Blockbuster movies like 2012, Elysium, Mad Max, and 28 Days Later imagine either an end of days brought about through human action, or the post-apocalyptic nightmare that humans will be forced to live through in the wake of such total collapse. This fixation on understanding ecological disasters such as climate change or global pandemics as an apocalypse does not, however, reside only on the big screen; it animates literature and journalism as well. This type of storytelling represents a specific kind of metaphor, what is known as a narrative frame. Any time a person takes facts or events and makes them into a story, she is framing. For instance, a person might view a set back at work as a punishment, an injustice, or an opportunity for growth. Frames, like all discourse, are more or less shared, and some frames are so powerful that they gain a sort of hegemony over the way we understand an issue. A good example of this is the “war on terror.” Due to the potency of the frame, it can be difficult to imagine this set of global conflicts in another way. This can be problematic for various reasons. For instance, terror, unlike a traditional adversary, is nebulous and hard to pin down. How can we be said to ever have defeated terror and won the war? Environmental apocalypse is another such frame. Apocalypse–understood as a cataclysmic disaster that destroys the world as we know it as a punishment for human sin–tends to dominate (consciously or unconsciously) political, cultural, scientific, and economic discussions of environmental issues. On one hand, people are drawn to apocalypse, both in terms of its extreme transformation of the world and its reference to human guilt. This explains why apocalyptic movies and literature are so popular. However, these representations can also be insidious. While most people do not see a movie like Mad Max in order to reflect on an issue like climate change, popular culture, through the mobilization of metaphor, structures our possibilities for thought. If we are continually exposed to a certain metaphorical understanding of ecological fragility, it can be difficult to see it in another way, even if that way might be more productive. Such framing has real consequences for both practice and policy.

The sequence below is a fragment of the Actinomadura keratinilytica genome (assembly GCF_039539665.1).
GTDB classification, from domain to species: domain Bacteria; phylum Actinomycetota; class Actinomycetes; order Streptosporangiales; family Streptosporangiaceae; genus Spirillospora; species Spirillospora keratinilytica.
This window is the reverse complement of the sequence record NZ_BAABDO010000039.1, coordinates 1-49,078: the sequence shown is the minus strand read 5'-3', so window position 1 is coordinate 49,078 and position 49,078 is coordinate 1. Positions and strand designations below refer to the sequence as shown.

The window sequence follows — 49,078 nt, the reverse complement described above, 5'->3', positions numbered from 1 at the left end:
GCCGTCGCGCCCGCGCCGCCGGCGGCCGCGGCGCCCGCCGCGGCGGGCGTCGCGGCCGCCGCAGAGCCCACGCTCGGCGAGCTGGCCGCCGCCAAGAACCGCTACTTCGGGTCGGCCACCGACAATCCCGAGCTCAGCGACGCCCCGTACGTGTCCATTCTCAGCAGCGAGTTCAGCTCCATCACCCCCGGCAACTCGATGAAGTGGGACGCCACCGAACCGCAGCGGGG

Thus, this course looks at the metaphor of apocalypse as it is used to depict environmental crisis and then asks whether such a metaphor motivates humans to change their behaviors or to resign themselves to impending doom. In the first half of the course, students will learn to identify narrative frames and operational metaphors in the world around them through in-depth analysis of popular culture, both fictional and non-fictional. This will be the moment in which what is implicit in culture becomes explicit in analysis. Many students will be surprised to find that popular culture shapes their perspectives on contemporary environmental issues. In the second half of the course, they will be called on to assess how these metaphors affect personal and political action, by interacting with theory surrounding the effect of apocalyptic rhetoric on practice and policy. The course culminates in an independent research project, in which students will mobilize skills in discourse analysis and critical thinking to examine the narrative framing of a contemporary environmental movement. In addition to cultivating an understanding of how metaphors affect real world outcomes, this class cultivates crucial skills in assessing arguments, understanding intertextuality and the cross-pollinization of discourse, and research and writing.

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Subject Lead
Tara Dankel

 

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